I mean it.
1) Neutrinos have mass. This means we may have found a significant chunk (not all, but some) of that missing “dark matter” you were worried about. (Minos experiment at Fermilab by Dr. Lisa Falk Harris and others. Understandable explanation and links to the research at the BBC.)
2) A new fundamental particle may exist. Axions. These are sort of like photons with a tiny bit of mass, if I understand the gist, which I probably don’t. (Somewhat understandable explanation and links at physicsweb.)
3) The Pioneer 10 and 11 spacecraft, launched in 1972 and 1973, are not where they should be according to the known laws of physics. Something is holding them back. “Each year, they fall behind in their projected travel by about 5,000 kilometers (3,000 miles)” (Pioneer Anomaly, Planetary Society). Given that they’re out at the edge of the solar system where it meets interstellar space, and that they travel tens of millions of miles a year, the discrepancy is tiny. But it’s there. And it shouldn’t be.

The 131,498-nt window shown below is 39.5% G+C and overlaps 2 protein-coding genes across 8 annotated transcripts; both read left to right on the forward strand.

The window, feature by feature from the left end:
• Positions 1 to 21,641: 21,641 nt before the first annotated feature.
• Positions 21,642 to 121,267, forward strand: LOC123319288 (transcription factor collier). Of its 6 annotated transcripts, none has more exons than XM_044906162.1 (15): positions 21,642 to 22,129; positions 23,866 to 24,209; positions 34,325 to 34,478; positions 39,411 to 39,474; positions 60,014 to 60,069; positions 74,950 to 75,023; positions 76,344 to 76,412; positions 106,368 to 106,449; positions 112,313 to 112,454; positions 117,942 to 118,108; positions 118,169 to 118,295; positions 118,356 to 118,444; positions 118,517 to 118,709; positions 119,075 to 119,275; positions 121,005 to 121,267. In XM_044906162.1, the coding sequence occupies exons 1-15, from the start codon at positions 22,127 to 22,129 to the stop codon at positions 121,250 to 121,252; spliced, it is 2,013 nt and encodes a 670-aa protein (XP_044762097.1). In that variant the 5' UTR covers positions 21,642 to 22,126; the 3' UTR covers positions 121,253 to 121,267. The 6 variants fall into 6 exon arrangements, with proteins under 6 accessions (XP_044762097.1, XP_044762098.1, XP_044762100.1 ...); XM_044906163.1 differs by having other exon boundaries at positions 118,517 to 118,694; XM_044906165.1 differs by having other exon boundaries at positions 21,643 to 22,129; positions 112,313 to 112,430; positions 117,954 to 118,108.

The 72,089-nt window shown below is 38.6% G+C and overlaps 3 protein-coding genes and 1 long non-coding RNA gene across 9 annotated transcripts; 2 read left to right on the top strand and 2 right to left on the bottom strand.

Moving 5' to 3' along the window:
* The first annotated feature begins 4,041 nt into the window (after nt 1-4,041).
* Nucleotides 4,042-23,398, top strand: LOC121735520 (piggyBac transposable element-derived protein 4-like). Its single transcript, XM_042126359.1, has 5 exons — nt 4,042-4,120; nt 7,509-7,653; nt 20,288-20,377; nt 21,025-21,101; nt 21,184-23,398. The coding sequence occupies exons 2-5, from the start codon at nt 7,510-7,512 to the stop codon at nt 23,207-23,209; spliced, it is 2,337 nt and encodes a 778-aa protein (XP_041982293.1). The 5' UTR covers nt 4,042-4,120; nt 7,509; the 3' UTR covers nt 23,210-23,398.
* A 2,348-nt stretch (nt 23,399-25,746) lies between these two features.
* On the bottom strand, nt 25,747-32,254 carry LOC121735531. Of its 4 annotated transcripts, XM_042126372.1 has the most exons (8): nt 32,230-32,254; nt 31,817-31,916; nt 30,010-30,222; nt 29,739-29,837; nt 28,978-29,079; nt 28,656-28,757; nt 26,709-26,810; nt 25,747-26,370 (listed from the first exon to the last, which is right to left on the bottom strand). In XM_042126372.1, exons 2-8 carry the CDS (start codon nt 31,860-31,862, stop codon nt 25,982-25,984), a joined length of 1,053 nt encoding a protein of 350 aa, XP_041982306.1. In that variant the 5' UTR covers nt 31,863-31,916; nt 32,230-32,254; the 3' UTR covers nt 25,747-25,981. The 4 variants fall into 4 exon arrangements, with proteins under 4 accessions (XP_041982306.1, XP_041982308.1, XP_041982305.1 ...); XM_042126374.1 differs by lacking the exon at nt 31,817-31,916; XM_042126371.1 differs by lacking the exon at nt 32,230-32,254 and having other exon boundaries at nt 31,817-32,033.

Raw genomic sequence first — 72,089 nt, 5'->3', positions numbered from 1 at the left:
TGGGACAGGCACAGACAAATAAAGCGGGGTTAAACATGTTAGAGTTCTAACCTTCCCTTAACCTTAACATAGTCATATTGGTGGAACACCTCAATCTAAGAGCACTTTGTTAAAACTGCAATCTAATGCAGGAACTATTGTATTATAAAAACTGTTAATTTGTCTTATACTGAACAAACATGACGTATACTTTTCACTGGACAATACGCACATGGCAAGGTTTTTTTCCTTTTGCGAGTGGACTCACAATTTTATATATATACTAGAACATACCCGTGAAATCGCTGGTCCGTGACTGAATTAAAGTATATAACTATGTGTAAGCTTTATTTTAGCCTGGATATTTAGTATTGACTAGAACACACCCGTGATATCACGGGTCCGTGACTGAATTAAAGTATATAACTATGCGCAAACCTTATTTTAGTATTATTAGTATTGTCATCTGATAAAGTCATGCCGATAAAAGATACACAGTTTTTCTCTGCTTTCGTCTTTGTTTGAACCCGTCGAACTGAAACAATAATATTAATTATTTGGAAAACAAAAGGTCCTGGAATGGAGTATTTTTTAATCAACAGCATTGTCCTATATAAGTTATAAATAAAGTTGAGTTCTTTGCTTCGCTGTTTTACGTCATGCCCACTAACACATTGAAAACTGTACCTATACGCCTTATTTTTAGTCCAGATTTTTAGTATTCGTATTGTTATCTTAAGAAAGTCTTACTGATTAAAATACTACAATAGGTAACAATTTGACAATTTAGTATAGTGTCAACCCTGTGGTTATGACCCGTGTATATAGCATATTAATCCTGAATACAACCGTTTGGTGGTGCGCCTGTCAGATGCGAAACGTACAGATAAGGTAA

4) Gravitons may have–finally!–been detected. Tajmar and DeMatos (European Space Agency) detected an effect around spinning superconductors that they say provides the first empirical evidence for a gravitomagnetic field. The size of the gravitomagnetic field that was induced can be explained if the (theoretical) gravitons are assumed to be much heavier than predicted by theory. The really neat thing about this is that empirical evidence of gravitons could ensue, and then actual study of the beasts. And then, at long last, we (well, pointy-headed physicists) could start to understand gravity.